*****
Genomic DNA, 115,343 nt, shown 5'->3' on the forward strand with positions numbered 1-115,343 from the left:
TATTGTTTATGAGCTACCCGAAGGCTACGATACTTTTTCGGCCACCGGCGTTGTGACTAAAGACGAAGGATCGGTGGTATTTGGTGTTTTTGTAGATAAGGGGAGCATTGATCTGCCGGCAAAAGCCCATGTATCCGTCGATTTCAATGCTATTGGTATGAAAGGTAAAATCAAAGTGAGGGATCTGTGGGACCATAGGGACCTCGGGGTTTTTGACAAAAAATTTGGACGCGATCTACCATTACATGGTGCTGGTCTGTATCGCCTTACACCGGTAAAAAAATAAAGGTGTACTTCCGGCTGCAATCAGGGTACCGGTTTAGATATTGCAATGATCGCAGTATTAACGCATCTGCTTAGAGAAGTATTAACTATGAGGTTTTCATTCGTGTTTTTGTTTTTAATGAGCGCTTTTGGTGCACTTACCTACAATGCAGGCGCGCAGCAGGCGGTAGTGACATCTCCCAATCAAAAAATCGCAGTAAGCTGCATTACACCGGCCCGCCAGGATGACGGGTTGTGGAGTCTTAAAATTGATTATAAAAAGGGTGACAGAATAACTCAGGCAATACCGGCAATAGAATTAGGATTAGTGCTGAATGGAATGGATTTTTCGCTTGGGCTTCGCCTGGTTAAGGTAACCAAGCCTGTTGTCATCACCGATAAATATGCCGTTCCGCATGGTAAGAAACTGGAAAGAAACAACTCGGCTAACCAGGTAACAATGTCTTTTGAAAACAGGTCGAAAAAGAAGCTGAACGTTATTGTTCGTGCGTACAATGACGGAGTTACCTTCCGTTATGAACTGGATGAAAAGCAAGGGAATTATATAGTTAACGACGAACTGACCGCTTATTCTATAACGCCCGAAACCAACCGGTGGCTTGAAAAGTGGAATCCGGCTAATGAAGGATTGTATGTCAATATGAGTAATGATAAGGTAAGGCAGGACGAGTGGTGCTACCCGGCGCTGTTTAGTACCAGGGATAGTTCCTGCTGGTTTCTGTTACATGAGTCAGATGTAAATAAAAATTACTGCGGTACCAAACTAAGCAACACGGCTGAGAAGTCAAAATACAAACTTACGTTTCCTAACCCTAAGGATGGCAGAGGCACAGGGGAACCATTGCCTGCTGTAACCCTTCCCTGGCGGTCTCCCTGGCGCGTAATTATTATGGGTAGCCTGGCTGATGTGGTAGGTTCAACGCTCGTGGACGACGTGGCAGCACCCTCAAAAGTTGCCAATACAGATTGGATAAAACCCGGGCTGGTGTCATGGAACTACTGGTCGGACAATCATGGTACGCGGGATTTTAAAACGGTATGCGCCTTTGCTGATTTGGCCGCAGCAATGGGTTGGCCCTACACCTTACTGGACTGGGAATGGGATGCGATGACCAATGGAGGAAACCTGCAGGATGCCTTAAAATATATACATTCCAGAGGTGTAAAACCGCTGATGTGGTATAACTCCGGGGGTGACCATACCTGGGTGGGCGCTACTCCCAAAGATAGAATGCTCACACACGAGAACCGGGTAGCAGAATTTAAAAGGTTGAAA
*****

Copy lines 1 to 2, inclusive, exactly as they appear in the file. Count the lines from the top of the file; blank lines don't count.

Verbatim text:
Genomic DNA, 115,343 nt, shown 5'->3' on the forward strand with positions numbered 1-115,343 from the left:
TATTGTTTATGAGCTACCCGAAGGCTACGATACTTTTTCGGCCACCGGCGTTGTGACTAAAGACGAAGGATCGGTGGTATTTGGTGTTTTTGTAGATAAGGGGAGCATTGATCTGCCGGCAAAAGCCCATGTATCCGTCGATTTCAATGCTATTGGTATGAAAGGTAAAATCAAAGTGAGGGATCTGTGGGACCATAGGGACCTCGGGGTTTTTGACAAAAAATTTGGACGCGATCTACCATTACATGGTGCTGGTCTGTATCGCCTTACACCGGTAAAAAAATAAAGGTGTACTTCCGGCTGCAATCAGGGTACCGGTTTAGATATTGCAATGATCGCAGTATTAACGCATCTGCTTAGAGAAGTATTAACTATGAGGTTTTCATTCGTGTTTTTGTTTTTAATGAGCGCTTTTGGTGCACTTACCTACAATGCAGGCGCGCAGCAGGCGGTAGTGACATCTCCCAATCAAAAAATCGCAGTAAGCTGCATTACACCGGCCCGCCAGGATGACGGGTTGTGGAGTCTTAAAATTGATTATAAAAAGGGTGACAGAATAACTCAGGCAATACCGGCAATAGAATTAGGATTAGTGCTGAATGGAATGGATTTTTCGCTTGGGCTTCGCCTGGTTAAGGTAACCAAGCCTGTTGTCATCACCGATAAATATGCCGTTCCGCATGGTAAGAAACTGGAAAGAAACAACTCGGCTAACCAGGTAACAATGTCTTTTGAAAACAGGTCGAAAAAGAAGCTGAACGTTATTGTTCGTGCGTACAATGACGGAGTTACCTTCCGTTATGAACTGGATGAAAAGCAAGGGAATTATATAGTTAACGACGAACTGACCGCTTATTCTATAACGCCCGAAACCAACCGGTGGCTTGAAAAGTGGAATCCGGCTAATGAAGGATTGTATGTCAATATGAGTAATGATAAGGTAAGGCAGGACGAGTGGTGCTACCCGGCGCTGTTTAGTACCAGGGATAGTTCCTGCTGGTTTCTGTTACATGAGTCAGATGTAAATAAAAATTACTGCGGTACCAAACTAAGCAACACGGCTGAGAAGTCAAAATACAAACTTACGTTTCCTAACCCTAAGGATGGCAGAGGCACAGGGGAACCATTGCCTGCTGTAACCCTTCCCTGGCGGTCTCCCTGGCGCGTAATTATTATGGGTAGCCTGGCTGATGTGGTAGGTTCAACGCTCGTGGACGACGTGGCAGCACCCTCAAAAGTTGCCAATACAGATTGGATAAAACCCGGGCTGGTGTCATGGAACTACTGGTCGGACAATCATGGTACGCGGGATTTTAAAACGGTATGCGCCTTTGCTGATTTGGCCGCAGCAATGGGTTGGCCCTACACCTTACTGGACTGGGAATGGGATGCGATGACCAATGGAGGAAACCTGCAGGATGCCTTAAAATATATACATTCCAGAGGTGTAAAACCGCTGATGTGGTATAACTCCGGGGGTGACCATACCTGGGTGGGCGCTACTCCCAAAGATAGAATGCTCACACACGAGAACCGGGTAGCAGAATTTAAAAGGTTGAAA